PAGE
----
Third Saturday of protests and the future of the movement

Despite concessions, rain and cold, and although in smaller numbers than on previous Saturdays, thousands of people took to the streets again on 11 December and blocked traffic in the capital and other cities.

Belgrade, 11 December 2021

The protesters demand that Rio Tinto’s project be cancelled for good and that lithium mining be banned. «There will be no truce until Rio Tinto is expelled from Serbia and until lithium mining is banned for good,» said Aleksandar Jovanovic of the Ecological Insurrection movement.

«We have to defend ourselves against these crazy projects that envision the construction of dozens of mines in Serbia,» Irena Radovanovic, a student from Belgrade, told Reuters.

The low turnout is a reflection of Kreni-Promeni’s withdrawal from organising the protests, as the group has announced a shift in focus, dedicating itself to collecting the 30,000 signatures needed to force a consultation on lithium mining, taking advantage of the referendum law’s surrender. However, thousands of people and many of the movements seem determined to continue on the streets until a definitive victory against lithium mining is achieved. Local protests continue at an almost daily pace and Kreni-Promeni himself has made his team of 40 lawyers available to those who continue to participate in the protests and blockades.

On 16 December, the movement achieved another breakthrough: the Loznica municipal council approved the suspension of the development plan allowing Rio Tinto to extract lithium in the Jadar region. In the words of the prime minister, «whether or not there will be a mine depends on the population [in western Serbia] and the environmental impact study».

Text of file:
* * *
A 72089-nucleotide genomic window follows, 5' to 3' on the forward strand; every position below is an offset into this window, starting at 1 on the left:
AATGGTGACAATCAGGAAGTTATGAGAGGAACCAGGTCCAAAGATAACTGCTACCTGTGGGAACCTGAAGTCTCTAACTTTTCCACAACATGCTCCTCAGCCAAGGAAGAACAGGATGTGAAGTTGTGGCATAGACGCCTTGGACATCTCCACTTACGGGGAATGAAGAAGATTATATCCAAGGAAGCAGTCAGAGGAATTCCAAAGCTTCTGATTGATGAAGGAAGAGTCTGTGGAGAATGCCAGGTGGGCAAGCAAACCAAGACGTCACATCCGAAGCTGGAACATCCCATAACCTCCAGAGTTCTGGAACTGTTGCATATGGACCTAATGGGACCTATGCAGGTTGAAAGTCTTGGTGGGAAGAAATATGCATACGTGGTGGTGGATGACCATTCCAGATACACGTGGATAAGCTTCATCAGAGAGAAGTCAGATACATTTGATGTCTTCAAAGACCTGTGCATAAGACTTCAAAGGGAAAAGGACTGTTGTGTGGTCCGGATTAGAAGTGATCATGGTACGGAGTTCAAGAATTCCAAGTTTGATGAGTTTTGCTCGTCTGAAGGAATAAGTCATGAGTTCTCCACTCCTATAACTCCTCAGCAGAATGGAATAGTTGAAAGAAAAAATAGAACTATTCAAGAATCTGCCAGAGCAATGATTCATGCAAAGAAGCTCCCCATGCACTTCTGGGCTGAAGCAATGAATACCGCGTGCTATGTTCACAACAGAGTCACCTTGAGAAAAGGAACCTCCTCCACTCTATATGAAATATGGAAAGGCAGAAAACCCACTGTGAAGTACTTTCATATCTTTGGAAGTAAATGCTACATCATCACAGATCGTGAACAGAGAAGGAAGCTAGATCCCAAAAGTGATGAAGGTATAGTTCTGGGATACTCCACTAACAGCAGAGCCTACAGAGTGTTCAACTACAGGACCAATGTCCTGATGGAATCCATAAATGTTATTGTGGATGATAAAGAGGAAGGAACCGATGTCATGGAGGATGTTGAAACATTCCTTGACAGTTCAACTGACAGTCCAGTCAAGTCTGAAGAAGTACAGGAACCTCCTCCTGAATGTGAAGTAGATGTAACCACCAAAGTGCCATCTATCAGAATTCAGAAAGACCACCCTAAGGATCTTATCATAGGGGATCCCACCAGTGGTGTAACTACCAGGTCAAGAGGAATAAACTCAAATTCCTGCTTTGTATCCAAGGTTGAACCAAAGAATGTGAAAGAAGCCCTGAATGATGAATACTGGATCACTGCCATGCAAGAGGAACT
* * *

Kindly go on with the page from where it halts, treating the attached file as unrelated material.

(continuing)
What are the similarities and parallels between Serbia and Portugal, and what lessons can we draw?

Both Serbia and Portugal are in the targets of mining multinationals. Both have complicit and complacent governments that claim that these projects will create jobs, bring development and prosperity. Meanwhile, behind the scenes, they negotiate with the companies the destruction of entire territories and the populations and biodiversity that live there.

Behind the talk of lithium and its importance for the «energy transition», there are plans to extract countless minerals and to gut the territories without scruples.

Both territories are marked by mining activity. In Portugal, we have the examples of the Panasqueira and Borralha mines, their gigantic dumps and the water contaminated by leaching. We know of the cases of cancer suffered by the former miners of Urgeiriça, and of the many other health problems suffered by other villages near the mines, such as the village of Barco.